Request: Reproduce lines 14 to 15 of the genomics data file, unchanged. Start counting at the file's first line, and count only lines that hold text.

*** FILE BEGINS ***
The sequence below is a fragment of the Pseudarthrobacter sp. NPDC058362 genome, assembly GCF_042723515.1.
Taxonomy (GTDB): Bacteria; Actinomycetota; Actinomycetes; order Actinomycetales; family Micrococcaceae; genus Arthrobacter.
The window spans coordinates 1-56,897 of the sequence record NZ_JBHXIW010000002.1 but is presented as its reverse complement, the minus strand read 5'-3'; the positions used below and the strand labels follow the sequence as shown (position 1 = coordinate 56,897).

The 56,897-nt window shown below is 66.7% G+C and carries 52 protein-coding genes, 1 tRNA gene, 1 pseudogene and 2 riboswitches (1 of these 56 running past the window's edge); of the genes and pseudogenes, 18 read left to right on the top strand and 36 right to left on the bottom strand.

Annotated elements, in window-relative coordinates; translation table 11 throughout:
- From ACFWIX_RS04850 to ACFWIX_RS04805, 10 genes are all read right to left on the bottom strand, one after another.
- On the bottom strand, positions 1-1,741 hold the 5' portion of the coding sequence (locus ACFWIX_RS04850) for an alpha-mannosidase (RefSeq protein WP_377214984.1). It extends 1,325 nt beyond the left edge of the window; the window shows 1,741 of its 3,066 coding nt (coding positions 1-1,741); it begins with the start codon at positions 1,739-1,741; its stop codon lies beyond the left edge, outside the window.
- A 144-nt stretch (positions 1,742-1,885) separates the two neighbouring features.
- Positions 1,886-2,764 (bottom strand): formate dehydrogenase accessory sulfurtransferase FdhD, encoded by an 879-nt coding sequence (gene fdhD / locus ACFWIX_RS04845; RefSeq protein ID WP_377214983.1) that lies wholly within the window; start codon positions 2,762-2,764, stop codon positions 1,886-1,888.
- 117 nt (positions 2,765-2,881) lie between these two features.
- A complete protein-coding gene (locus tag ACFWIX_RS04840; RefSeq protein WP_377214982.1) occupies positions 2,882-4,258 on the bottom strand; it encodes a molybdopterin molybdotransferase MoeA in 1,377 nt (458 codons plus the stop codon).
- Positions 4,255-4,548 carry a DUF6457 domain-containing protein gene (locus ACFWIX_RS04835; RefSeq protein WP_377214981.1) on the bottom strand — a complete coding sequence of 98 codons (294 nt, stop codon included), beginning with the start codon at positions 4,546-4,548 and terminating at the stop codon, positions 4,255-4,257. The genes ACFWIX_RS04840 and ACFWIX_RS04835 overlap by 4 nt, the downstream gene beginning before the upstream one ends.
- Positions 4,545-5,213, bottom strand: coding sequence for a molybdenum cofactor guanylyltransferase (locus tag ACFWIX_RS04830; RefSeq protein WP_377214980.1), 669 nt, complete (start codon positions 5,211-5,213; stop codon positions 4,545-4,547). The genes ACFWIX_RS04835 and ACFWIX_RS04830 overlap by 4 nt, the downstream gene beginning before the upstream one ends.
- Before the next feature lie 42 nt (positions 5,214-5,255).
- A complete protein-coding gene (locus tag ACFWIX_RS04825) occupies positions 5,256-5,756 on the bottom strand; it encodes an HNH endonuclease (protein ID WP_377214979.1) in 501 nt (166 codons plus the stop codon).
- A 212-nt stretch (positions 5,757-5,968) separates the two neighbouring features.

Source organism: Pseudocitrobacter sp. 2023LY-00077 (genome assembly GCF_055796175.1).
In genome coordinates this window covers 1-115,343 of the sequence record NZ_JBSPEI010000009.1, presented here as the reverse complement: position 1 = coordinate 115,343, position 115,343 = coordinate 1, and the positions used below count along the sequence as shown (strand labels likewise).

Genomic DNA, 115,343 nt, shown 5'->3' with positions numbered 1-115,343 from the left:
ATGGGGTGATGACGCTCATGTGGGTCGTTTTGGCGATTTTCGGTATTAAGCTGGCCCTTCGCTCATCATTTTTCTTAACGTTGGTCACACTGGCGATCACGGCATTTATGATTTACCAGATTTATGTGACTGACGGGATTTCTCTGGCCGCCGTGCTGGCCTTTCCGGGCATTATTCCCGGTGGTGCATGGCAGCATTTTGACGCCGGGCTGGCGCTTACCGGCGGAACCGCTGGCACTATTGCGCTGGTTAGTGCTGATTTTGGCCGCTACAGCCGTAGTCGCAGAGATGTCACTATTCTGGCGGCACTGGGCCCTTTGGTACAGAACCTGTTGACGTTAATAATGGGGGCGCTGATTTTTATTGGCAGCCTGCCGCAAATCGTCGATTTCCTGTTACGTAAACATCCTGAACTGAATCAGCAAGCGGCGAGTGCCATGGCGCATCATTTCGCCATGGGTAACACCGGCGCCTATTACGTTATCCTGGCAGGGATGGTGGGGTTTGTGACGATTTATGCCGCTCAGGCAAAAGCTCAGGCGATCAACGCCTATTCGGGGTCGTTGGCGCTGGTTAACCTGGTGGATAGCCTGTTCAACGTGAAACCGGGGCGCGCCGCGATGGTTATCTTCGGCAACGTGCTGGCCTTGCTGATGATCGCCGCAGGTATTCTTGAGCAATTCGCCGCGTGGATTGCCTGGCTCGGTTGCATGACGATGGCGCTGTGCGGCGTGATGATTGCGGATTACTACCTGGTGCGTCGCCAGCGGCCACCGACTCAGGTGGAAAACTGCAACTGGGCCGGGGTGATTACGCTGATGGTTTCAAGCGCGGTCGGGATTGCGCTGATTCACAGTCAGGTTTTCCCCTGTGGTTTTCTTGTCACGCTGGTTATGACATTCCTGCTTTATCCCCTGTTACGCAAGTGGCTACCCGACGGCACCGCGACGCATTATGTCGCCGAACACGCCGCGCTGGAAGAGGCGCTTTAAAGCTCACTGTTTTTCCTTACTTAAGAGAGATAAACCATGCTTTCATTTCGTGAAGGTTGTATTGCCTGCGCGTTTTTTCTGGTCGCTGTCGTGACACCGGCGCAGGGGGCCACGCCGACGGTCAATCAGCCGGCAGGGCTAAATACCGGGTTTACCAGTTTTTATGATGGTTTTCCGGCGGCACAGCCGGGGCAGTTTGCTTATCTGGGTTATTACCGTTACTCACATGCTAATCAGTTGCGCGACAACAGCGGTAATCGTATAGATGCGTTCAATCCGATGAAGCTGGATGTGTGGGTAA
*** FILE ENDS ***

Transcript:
- Before the next feature lie 42 nt (positions 5,214-5,255).
- A complete protein-coding gene (locus tag ACFWIX_RS04825) occupies positions 5,256-5,756 on the bottom strand; it encodes an HNH endonuclease (protein ID WP_377214979.1) in 501 nt (166 codons plus the stop codon).